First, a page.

Melbourne Cup sparks calls for gambling reform

Take a stand against ‘predatory and harmful’ industry, urges Wesley Mission

With at least one child in every high school classroom suffering or at risk from harm through their own gambling, and with sports betting companies set to rake it in with today’s Melbourne Cup, the head of Wesley Mission is calling on the government and Christians to help reform sports betting.

Rev Stu Cameron on Melbourne Cup and sports betting

Stu Cameron

Rev. Stu Cameron, Wesley Mission CEO and leading gambling reform advocate, says the government continues to tinker around the edges of reform, ignoring the unanimously recommended, comprehensive online gambling advertising ban. [1]

“To date, it has been an exercise in virtue signalling. Our TV screens and social media platforms are awash with online sports betting ads. We have warnings at the end of ads. Let’s not have the warnings. Let’s not have the ads at all.”

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Christians should be extremely wary of an industry this “calculated”, “predatory”, “dangerous” and “harmful”.

Jim Wackett, Wesley Mission’s General Manager, acknowledges that betting on events like the Melbourne Cup may seem harmless on the surface. But, Wackett tells Eternity, it’s a sort of “gateway drug” for many first-time gamblers, with the gambling industry reaching out to thousands of potential newcomers.

More than 250 million dollars is spent each year on sports betting advertising in Australia by an estimated 77 companies and 140 websites – a scenario Cameron likens to “the wild west”.

The advertising spend generates billions of revenue dollars for the companies, while simultaneously (and disturbingly) a whole generation – mostly young people – are being groomed and then addicted to gambling through these online sports betting applications.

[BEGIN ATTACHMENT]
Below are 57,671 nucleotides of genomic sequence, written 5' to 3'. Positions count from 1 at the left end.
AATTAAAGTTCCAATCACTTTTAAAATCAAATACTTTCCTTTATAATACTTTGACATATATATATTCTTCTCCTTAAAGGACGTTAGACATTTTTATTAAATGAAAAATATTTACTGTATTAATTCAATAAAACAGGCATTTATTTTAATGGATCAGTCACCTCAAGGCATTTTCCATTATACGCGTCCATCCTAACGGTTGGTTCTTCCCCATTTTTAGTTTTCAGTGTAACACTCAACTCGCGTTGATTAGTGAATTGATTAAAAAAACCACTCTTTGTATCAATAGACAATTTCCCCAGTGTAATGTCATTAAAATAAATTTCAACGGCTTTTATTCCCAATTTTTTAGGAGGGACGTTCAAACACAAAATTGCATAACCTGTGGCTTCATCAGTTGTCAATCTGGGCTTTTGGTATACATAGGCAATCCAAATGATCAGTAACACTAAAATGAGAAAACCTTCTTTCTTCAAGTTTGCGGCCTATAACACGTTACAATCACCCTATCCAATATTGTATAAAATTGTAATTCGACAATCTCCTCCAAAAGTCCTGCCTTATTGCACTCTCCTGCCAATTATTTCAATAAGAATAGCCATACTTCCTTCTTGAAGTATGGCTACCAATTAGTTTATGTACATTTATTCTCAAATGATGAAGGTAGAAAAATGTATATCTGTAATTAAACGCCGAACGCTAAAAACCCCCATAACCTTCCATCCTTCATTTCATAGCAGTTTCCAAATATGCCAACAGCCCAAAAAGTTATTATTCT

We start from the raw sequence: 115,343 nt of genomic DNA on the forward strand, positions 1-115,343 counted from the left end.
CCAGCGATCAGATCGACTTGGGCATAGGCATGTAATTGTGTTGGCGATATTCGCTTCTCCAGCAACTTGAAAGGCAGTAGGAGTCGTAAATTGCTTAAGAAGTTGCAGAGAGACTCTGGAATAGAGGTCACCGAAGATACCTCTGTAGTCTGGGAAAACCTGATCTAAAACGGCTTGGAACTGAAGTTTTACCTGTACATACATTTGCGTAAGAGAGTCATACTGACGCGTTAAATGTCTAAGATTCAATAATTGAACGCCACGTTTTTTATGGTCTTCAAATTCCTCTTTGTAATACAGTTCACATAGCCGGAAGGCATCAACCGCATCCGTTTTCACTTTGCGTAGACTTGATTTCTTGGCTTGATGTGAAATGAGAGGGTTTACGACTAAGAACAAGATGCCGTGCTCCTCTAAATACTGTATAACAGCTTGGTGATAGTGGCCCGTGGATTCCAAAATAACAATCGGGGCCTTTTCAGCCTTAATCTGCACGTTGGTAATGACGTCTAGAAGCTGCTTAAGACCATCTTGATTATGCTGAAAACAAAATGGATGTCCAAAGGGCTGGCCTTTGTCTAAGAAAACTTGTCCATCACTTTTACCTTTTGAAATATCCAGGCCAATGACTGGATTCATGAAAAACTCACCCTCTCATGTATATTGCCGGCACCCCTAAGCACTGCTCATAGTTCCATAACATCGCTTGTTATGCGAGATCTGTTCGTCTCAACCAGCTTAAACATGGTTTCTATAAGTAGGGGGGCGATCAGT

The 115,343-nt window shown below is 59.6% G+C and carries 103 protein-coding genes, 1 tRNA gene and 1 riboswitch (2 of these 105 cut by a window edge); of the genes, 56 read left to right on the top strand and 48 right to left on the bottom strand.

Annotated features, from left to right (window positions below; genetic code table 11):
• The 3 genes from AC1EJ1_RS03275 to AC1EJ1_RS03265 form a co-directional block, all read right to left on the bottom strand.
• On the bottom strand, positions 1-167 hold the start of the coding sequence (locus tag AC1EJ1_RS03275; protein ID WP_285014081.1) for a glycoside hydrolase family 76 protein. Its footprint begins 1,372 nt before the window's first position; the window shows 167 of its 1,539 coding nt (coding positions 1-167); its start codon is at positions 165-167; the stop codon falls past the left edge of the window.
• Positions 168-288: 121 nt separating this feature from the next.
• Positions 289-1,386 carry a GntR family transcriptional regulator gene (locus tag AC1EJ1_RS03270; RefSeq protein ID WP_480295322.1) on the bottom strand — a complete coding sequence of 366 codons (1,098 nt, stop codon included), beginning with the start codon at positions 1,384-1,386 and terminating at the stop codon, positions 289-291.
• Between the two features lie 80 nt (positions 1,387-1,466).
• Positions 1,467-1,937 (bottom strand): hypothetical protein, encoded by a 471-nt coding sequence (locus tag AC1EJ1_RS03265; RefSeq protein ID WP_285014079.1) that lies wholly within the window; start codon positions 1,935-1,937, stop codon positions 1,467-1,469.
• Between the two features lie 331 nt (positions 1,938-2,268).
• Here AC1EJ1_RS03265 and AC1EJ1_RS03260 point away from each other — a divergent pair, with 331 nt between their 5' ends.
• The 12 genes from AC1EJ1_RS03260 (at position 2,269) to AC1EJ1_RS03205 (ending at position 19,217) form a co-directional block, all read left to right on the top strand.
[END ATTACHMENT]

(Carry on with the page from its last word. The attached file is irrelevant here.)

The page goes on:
“There’ll be many hundreds of people for whom [the Melbourne Cup] is their first foray into gambling, and it’s a foray that will set them on a trajectory that will be life-destroying,” Wackett laments. He says Christians should be extremely wary of an industry this “calculated”, “predatory”, “dangerous” and “harmful to individuals, families and communities”. Ultimately, Wackett notes, a stand against predatory practices is a stand against spiritual powers and principalities with dark intentions.

“We know that harmful industries spend a fortune on advertising because it works.” – Rev. Stu Cameron

“Regulations have not kept up,” Cameron warns. “It is desperately needed. The Standing Committee unanimously tabled 31 recommendations in parliament in June this year. Those recommendations need to be addressed by the Albanese government. They need to be adopted in full.”

“We know that harmful industries spend a fortune on advertising because it works. We must, as we so successfully have done with tobacco ads, protect our children and those targeted by this pernicious industry.

“So, we are calling on the Albanese government, with a sense of urgency and immediacy, to adopt those 31 recommendations, to implement and execute them, for the benefits of Australians now and for the generations into the future.”

“I’m optimistic about the changing attitutes more broadly in Australian society towards gambling and gambling harm.” – Jim Wackett, General Manager of Wesley Mission

In the meantime, today’s Melbourne Cup may be an opportunity for Christians to have (gracious) conversations about the evils of preying on the vulnerable. In the process, Wackett hopes there will be opportunities to share about the hope we have in Jesus.

These conversations might be more welcome than ever. “I’m optimistic about the changing attitutes more broadly in Australian society towards gambling and gambling harm,” Wackett says. With greater awareness of the tactics involved in gambling, and with greater outrage at the devastation caused by the lack of substantial reform, there is momentum for effective change.

“Over the last decade the church has had a reputation for just looking after its own interests,” Wackett notes, “whereas traditionally, as a movement in society, we’ve been very outward-looking to identify societal problems and to seek reforms – not just for our own benefit, but for the benefit of society as a whole. It’s an outworking of the love we’ve received, and the love we want to share as a result.”

For support, visit GambleAware or call their helpline at 1800 858 858.

For help blocking yourself from gambling online, visit BetStop – the National Self-Exclusion Register™.


[1] The ban proposed by the Standing Committee on Social Policy and Legal Affairs in their report “You Win Some, You Lose More” – June 2023.

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